Men’s magazines: Here’s how to alienate your entire readership

Men's Health time-travels to 1922 to teach men how to talk to women about sports.

 

Molly McHugh

IRL

Published Oct 6, 2014   Updated May 30, 2021, 11:17 am CDT

Are you a publisher interested in alienating an entire demographic of readers? Then look no further than venerable male-fitness print stallion Men’s Health, which tweeted this gem this evening. 

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She sees the game differently than you. Here’s how, and what to do about it: http://t.co/AaQXS1bsWY pic.twitter.com/fh83bb6Zc4

— Men’s Health Mag (@MensHealthMag) October 6, 2014

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Now, I like sports. I like sports a lot. I have gotten in nearly relationship-ruining arguments because of how much I love my Oregon Ducks (yeah yeah yeah, the Pac 12 is a mess, I know, but Arizona was undefeated to begin with and we’re operating with an O-line younger than the rage-induced white streak of hair this article just gave me), and I may or may not have paid permanent bodily homage to the Portland Trail Blazers. 

So no one had better dare try and dummy-speak to me about sports. That said, it doesn’t matter even a little bit that some women don’t like sports. This is offensive on a few other levels. 

A huge number of disturbing things about this. Number one is that it was written by a woman. http://t.co/ijASUCvGIH pic.twitter.com/srrmNKKP3R

— Hilary Sargent (@lilsarg) October 7, 2014

The article (article?) itself is 100 words of non-advice. We get one throw-away quote about how women generally identify with personal stories more than stats. Girls are bad at numbers, right?

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It argues that telling us weepy or heartwarming personal stories about athletes will win us over. Hell, maybe some broad who hates football will hear about a coach’s fundraising efforts for a charity and suddenly that whole “line of scrimmage” thing will make sense! 

Naturally, Twitter is pulling no punches at Men’s Health‘s expense. (Damn it, I just used a sports idiom! Someone tell me how good of a dad LeBron James is so I don’t skip my period this month.)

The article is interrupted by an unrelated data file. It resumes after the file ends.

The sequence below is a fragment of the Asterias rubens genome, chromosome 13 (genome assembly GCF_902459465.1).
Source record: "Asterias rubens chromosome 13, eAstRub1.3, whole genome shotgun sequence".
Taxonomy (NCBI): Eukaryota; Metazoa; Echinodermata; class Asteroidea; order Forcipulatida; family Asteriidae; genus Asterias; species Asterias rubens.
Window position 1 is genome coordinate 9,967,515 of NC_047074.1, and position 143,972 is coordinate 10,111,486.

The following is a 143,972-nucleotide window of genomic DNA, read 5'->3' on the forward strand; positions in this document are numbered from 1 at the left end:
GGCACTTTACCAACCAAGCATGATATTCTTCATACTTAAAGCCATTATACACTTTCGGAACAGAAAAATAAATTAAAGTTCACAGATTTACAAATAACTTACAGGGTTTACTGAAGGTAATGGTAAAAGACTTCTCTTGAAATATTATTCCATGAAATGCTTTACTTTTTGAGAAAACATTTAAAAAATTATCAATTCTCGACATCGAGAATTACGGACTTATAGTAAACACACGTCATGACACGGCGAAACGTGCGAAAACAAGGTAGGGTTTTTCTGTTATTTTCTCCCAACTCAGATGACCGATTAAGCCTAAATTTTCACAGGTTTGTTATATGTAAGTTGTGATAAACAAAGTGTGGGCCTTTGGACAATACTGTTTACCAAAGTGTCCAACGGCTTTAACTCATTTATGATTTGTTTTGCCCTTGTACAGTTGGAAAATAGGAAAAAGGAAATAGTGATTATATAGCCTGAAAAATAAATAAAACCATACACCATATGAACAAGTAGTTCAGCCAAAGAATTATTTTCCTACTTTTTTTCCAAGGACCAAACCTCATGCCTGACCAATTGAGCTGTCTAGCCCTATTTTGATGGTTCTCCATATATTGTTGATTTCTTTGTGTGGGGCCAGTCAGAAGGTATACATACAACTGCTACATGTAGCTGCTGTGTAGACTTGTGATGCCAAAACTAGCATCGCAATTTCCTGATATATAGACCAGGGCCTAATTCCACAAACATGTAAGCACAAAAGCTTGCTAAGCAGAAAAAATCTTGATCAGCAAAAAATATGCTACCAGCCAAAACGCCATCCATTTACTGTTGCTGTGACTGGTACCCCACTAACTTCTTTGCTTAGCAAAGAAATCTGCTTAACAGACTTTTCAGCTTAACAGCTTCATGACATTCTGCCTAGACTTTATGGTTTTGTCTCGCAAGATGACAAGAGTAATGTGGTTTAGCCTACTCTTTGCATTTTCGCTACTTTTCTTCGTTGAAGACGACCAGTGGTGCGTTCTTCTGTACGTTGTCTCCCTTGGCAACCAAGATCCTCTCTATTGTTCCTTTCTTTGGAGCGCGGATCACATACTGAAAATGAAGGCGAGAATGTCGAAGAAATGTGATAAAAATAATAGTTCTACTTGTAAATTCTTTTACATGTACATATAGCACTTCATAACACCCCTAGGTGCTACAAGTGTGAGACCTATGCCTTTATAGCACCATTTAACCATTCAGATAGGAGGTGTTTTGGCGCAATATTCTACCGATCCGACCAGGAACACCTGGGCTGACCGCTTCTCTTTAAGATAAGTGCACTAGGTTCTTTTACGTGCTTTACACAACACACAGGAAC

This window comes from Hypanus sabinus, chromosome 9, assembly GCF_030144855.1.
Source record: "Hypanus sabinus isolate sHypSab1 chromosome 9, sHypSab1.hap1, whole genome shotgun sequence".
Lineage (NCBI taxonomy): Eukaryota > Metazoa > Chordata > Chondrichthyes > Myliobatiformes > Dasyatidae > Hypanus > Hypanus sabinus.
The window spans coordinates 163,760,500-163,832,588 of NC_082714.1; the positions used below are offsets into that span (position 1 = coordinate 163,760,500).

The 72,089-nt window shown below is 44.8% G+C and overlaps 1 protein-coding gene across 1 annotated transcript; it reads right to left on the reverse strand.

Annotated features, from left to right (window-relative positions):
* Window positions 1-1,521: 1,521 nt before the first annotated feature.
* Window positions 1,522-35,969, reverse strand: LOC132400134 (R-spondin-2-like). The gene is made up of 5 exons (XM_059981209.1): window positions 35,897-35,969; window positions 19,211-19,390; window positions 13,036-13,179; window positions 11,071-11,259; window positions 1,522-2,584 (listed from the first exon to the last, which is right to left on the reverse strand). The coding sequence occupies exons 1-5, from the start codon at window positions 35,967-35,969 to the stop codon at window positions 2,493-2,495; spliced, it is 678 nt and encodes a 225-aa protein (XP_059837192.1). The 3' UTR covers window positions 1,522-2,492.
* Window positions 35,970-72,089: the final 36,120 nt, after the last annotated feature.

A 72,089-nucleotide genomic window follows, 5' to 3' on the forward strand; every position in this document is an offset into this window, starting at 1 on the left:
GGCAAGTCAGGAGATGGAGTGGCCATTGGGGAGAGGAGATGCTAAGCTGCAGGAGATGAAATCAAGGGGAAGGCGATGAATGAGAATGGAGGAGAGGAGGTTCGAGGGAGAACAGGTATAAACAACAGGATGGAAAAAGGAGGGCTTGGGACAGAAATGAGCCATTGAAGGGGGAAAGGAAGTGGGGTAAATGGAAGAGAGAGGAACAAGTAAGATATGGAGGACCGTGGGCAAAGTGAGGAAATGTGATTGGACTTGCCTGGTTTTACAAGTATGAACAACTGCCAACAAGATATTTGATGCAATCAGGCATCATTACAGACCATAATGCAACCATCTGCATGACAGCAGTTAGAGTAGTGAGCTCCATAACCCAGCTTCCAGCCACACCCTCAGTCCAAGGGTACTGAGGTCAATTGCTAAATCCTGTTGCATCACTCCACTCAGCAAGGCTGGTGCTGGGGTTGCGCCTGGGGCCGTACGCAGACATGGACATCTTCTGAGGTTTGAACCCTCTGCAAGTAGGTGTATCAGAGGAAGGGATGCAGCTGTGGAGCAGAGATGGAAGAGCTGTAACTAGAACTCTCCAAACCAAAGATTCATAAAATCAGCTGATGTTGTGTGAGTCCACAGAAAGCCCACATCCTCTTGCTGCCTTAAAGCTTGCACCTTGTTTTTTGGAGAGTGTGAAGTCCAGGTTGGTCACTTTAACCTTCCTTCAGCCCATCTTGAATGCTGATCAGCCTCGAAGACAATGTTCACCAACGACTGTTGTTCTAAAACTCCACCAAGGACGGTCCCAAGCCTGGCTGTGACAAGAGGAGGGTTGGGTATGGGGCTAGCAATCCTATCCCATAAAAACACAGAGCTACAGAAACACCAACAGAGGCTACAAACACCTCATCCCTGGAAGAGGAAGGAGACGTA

The problem I have talking to women about sports is they’re like “earned run average rushing yards” and I don’t know anything about sports

— Rusty Foster (@rustyk5) October 7, 2014

only 15 cents an issue tho pup RT @nycsouthpaw: Charming. https://t.co/Q6KjwwzZT9 pic.twitter.com/ctC1fTU9Wg

— darth™ (@darth) October 7, 2014

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how ball kick far? is good ball? RT @MensHealthMag: She sees the game differently than you. pic.twitter.com/QReUNV2PjT

— andréa lopez (@bluechoochoo) October 7, 2014

Left that @MensHealthMag tab open and laughed at their garbage ads oh wait those aren’t ads, that’s their content pic.twitter.com/MMVM1f8iI7

— Dianna McDougall (@DiannaMcD) October 7, 2014

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HOW TO TALK TO WOMEN ABOUT SPORTS: – do not show fear – bang pots and pans together – run in zig zags – spray snout with bear mace

— Eli Terry (@EliTerry) October 7, 2014

the article literally starts with “not all women”

— Lindsey Adler (@Lahlahlindsey) October 6, 2014

hi @MensHealthMag, you don’t know me, but i run @ESPNMag’s annual analytics issue. also, i have a vagina!

— Megan Greenwell (@megreenwell) October 6, 2014

BroBible was first to weigh in:

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The only way the article could have come back from this headline and summary?

 

“With words that, put in the correct order, are articulate and make sense.”

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But if you’re still clueless about how to talk to women about sports, try this:

how to talk to women: don’t

— AmBOO (@missambear) October 7, 2014

Photo via chase_eliott/Flickr (CC BY 2.0)

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*First Published: Oct 6, 2014, 9:45 pm CDT